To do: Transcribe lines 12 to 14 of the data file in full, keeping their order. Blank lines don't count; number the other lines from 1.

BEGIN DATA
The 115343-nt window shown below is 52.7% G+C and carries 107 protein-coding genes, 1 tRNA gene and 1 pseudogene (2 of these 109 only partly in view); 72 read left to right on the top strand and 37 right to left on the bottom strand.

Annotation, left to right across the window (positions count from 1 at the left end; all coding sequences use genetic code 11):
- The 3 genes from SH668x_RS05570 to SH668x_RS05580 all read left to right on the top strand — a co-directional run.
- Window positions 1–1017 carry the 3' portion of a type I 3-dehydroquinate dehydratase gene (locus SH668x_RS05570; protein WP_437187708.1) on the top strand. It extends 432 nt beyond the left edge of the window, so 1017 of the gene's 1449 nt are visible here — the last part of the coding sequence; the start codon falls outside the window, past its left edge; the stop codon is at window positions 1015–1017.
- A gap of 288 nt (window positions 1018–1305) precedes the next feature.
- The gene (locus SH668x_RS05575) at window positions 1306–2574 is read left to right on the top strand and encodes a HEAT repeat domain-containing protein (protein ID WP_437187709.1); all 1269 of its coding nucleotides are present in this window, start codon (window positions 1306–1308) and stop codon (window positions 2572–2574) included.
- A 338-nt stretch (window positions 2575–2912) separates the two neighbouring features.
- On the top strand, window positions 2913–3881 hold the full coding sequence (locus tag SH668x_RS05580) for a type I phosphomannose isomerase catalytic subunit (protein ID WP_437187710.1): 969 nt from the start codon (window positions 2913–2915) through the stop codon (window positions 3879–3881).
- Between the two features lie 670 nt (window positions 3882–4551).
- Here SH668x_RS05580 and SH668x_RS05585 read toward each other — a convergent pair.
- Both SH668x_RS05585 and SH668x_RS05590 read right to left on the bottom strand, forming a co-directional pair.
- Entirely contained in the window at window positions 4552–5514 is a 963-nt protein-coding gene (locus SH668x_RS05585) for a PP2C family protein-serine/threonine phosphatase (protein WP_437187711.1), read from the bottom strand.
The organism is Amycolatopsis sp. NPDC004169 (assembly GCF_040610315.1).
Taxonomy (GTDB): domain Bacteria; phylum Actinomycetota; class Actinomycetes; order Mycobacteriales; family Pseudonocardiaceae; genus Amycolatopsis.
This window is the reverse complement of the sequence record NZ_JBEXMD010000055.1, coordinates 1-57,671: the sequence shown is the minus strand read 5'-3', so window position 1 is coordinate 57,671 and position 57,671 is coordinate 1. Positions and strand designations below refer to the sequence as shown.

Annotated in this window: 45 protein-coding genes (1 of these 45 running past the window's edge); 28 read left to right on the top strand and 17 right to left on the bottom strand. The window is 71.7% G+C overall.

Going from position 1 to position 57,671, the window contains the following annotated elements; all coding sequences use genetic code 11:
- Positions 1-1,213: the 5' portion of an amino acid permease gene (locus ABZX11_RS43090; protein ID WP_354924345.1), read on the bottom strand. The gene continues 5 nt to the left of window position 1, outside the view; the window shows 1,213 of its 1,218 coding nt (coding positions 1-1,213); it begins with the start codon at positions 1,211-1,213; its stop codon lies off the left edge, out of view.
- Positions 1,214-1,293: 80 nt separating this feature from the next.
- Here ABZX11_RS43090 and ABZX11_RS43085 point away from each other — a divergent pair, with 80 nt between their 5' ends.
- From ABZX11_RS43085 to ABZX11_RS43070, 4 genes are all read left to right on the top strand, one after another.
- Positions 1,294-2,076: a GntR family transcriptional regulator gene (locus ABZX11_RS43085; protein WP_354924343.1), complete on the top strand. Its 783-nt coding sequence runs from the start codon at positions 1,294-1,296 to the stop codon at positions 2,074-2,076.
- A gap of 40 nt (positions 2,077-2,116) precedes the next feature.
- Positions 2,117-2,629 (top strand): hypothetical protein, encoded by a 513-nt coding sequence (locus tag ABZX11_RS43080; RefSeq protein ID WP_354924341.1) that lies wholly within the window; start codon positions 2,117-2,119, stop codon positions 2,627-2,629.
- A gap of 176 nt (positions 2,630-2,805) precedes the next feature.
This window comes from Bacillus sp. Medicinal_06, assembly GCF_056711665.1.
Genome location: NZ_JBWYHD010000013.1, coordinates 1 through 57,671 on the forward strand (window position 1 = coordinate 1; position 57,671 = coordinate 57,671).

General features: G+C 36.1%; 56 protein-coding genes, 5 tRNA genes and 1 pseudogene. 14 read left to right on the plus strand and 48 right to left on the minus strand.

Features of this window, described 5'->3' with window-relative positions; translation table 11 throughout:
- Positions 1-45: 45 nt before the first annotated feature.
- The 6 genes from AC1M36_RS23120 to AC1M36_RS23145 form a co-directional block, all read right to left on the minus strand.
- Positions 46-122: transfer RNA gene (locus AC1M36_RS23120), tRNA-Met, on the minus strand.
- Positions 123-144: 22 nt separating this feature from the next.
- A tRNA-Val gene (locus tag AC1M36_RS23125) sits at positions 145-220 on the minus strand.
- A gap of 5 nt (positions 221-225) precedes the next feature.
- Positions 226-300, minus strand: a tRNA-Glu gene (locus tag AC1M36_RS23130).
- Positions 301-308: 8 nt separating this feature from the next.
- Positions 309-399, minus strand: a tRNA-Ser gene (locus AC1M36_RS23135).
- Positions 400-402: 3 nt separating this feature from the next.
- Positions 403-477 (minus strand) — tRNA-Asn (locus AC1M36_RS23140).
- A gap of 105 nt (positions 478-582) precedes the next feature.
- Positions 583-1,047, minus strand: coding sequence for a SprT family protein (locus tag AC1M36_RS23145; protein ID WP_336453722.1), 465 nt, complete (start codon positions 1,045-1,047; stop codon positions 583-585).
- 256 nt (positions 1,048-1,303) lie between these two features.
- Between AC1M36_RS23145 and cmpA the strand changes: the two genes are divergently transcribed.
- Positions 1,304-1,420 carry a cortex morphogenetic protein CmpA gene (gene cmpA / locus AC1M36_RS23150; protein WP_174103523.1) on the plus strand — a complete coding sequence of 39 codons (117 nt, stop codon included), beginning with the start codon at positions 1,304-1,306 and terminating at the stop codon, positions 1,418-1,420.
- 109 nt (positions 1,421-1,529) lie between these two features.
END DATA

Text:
- Entirely contained in the window at window positions 4552–5514 is a 963-nt protein-coding gene (locus SH668x_RS05585) for a PP2C family protein-serine/threonine phosphatase (protein WP_437187711.1), read from the bottom strand.
The organism is Amycolatopsis sp. NPDC004169 (assembly GCF_040610315.1).
Taxonomy (GTDB): domain Bacteria; phylum Actinomycetota; class Actinomycetes; order Mycobacteriales; family Pseudonocardiaceae; genus Amycolatopsis.